# Show that every continuous map $f:M\longrightarrow M$ which is homotopic to the identity has a fixed point

Let $M$ be a 4-dimensional closed simply connected manifold. Show that every continuous map $f:M\longrightarrow M$ which is homotopic to the identity has a fixed point.

We have the Lefschetz Fixed Point Theorem that says: If $X$ is a finite simplicial complex, or more generally a retract of a finite simplicial complex, and $f: X\rightarrow X$ is a map with $\tau (f) \neq 0$, then $f$ has a fixed point.

Hatcher says (p.179) that since $f$ is homotopic to the identity, we have $\tau (f) = \chi (X)$. (The Lefschetz number of $f$ equals the Euler characteristic of $M$.)

I also found in a paper that: "When $X$ is simply connected manifold, the Lefschetz number provides a complete invariant in that the map $f$ is deformable to a fixed point free map if and only if $\tau (f) = 0$."

(So, we've used simply connectedness of $M$ and that $f$ is homotopic to the identity. All that's left to use from our assumptions is the fact that $M$ is a 4-dimensional closed manifold. )

So, if I can say that $\chi (M)\neq 0$, then I'm done.

However, I can't seem to find what the Euler characteristic of $M$ is.

Any suggestions?

• You haven't actually used simply connectedness. If $\chi(M)\neq 0$, then you're already done, without using the result you quoted. All that result would give you that you couldn't do already is a sort of converse (if $\tau(f)=0$, then $f$ is homotopic to a map with no fixed points). Commented Aug 15, 2016 at 3:44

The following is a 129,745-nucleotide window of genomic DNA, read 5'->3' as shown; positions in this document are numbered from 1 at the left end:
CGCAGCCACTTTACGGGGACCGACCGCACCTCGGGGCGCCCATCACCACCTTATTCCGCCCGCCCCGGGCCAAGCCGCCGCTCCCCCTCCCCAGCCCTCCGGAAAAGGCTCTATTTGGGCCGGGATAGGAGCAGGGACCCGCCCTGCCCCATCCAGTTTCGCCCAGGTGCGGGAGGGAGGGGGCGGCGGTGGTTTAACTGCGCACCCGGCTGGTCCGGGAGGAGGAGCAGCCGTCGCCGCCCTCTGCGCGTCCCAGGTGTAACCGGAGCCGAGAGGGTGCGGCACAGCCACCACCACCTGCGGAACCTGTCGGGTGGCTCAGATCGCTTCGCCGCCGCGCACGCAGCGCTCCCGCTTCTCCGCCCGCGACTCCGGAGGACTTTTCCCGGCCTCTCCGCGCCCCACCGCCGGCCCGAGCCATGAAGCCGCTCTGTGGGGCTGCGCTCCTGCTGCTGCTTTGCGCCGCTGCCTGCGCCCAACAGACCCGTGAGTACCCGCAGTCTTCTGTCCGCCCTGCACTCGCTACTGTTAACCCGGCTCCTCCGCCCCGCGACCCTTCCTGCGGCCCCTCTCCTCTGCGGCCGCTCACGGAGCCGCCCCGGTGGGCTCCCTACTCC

We have $\chi(M) = h_0 - h_1 + h_2 - h_3 + h_4$, where $h_i$ is the rank (dimension) of $H_i(M;\mathbb{F})$. Since $M$ is simply connected, $h_1 = 0$. Also, using Poincar\'{e} duality and the universal coefficient theorem, $h_3 = 0$ too. So assuming $M$ is nonempty, we have $\chi(M) > 0$.
• What about $h_0,h_2,h_4$? Commented Aug 15, 2016 at 4:11
• +1, very nice. @Michael: since $M$ is nonempty, $h_{0}$ is nonzero (it counts the number of connected components of $M$.) Hence, $\chi(M) = h_{0} + h_{2} + h_{4} > h_{0} > 0$. Commented Aug 15, 2016 at 4:20
• For Poincare duality don't you need $M$ to be an n-dimensional oriented closed manifold? We don't have that $M$ is orientable. Commented Aug 15, 2016 at 4:34
• @Michael You can either use $\Bbb Z/2$ coefficients (whose alternating sum also gives the Euler characteristic) or note that simply connected manifolds are orientable.